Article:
- Data conversion and system configuration: Team leaders work with the vendor to migrate data to the new HRIS, integrate the new system with current tech stacks, and configure workflows to meet company requirements.
- Testing and training: The project manager and team leaders test the new HRIS’s modules, functions, workflows, and features to make sure it meets the required capabilities; training on the new system commences company-wide.
- Go-live: Real processes take place on the new HRIS and the company rolls out the HRIS through immediate, parallel, or gradual conversion methods.
- Post-implementation review: The implementation team surveys the company on satisfaction with the new HRIS, enacts any necessary changes, determines if the HRIS implementation met all established goals, and sets up a cadence for future reviews of the system.
The cultural impact of a new HRIS
Changing from one system of HR operations to another can be challenging for employees to accept and adopt. Sometimes, employees may even feel threatened if a new HRIS automates processes and makes their positions obsolete.
As a result, companies should be mindful of employees’ concerns and make them part of the implementation process. Effective change management can reduce employee uncertainty and anxiety over the new HRIS and instead redirect employees’ energies toward the benefits the new HRIS provides.
These benefits include:
- Decreasing rote, repetitive tasks.
- Increasing time for high-priority and more challenging work.
- Expanding opportunities for upskilling and career development.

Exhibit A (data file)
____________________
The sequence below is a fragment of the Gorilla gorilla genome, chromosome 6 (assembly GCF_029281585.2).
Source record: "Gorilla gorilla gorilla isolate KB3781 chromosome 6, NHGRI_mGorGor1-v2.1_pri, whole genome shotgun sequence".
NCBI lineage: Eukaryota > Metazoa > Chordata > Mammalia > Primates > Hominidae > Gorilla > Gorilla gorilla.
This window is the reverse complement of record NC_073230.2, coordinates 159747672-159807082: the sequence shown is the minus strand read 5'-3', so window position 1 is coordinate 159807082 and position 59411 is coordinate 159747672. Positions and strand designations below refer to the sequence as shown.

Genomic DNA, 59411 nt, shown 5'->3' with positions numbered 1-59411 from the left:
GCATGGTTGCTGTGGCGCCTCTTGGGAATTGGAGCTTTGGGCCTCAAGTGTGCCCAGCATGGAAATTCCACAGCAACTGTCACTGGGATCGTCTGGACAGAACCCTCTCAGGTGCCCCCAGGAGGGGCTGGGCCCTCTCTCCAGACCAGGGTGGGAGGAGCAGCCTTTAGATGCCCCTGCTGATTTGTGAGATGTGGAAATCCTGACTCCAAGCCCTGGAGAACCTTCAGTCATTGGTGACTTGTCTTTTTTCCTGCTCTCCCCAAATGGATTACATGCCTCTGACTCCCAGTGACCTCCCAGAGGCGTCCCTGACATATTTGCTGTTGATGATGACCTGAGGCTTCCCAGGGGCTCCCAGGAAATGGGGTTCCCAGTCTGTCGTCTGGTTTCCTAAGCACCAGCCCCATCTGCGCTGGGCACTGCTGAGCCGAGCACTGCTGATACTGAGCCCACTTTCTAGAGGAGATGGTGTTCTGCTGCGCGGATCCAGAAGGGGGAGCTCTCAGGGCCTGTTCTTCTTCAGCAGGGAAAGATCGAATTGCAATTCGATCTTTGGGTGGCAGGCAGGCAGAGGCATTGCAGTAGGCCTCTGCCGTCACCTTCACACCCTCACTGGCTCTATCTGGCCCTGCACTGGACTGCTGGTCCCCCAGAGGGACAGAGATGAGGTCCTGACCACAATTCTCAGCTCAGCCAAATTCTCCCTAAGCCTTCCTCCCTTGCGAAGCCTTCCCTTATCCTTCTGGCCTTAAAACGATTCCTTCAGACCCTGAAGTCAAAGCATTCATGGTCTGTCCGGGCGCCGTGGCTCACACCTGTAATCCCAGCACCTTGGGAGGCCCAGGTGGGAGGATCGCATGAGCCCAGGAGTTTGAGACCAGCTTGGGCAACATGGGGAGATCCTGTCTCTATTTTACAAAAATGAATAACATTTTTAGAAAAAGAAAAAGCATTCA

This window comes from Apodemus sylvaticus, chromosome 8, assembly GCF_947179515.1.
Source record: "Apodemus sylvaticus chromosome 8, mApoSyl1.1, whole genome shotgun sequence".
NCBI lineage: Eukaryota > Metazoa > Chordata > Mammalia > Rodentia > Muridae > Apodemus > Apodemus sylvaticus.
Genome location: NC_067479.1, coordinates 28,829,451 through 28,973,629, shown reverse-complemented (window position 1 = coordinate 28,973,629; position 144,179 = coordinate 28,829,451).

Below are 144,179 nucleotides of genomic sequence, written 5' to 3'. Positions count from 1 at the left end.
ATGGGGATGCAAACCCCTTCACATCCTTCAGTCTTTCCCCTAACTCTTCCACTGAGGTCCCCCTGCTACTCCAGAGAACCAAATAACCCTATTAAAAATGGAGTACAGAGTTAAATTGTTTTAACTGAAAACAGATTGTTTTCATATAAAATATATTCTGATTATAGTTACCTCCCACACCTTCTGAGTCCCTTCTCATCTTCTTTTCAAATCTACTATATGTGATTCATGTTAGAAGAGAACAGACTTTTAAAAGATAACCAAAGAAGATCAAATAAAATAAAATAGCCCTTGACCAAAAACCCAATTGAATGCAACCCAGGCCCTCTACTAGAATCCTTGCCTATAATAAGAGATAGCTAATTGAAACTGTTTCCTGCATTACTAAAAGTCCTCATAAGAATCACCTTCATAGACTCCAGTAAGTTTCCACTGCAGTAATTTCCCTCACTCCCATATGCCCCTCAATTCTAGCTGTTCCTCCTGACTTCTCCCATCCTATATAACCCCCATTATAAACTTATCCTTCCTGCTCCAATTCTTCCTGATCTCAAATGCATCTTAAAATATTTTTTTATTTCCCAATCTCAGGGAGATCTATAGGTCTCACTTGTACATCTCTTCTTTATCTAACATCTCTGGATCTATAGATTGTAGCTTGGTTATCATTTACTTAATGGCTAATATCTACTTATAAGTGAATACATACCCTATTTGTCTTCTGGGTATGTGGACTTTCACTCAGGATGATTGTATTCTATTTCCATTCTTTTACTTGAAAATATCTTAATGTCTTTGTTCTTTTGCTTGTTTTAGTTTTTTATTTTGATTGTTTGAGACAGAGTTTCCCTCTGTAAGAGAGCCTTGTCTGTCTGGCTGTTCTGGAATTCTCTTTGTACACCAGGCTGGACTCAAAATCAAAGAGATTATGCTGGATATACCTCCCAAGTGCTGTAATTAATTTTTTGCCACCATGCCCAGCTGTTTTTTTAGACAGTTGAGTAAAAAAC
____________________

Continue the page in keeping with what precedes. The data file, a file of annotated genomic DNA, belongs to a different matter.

Employees who are active participants in implementing their new HRIS will be more invested in its success. Developing a positive culture around a new HRIS goes a long way toward bolstering employee engagement and satisfaction, so companies can focus on attaining their future goals.
If you’re not quite ready for implementation, check out our HR Software Guide for the best HRIS solution to fit your needs.
Rippling is the first way for businesses to manage all of their HR, IT, and Finance — payroll, benefits, computers, apps, corporate cards, expenses, and more — in one unified workforce platform. By connecting every business system to one source of truth for employee data, businesses can automate all of the manual work they normally need to do to make employee changes.
Paycor’s HR software modernizes every aspect of people management, which saves leaders time and gives them the powerful analytics they need to build winning teams. Paycor provides a full suite of HCM solutions with a single source of truth for employee data, so users never have to switch platforms, log-in to multiple systems, re-key data or open multiple spreadsheets. Everyday processes become simplified, allowing organizations to focus on their most important work.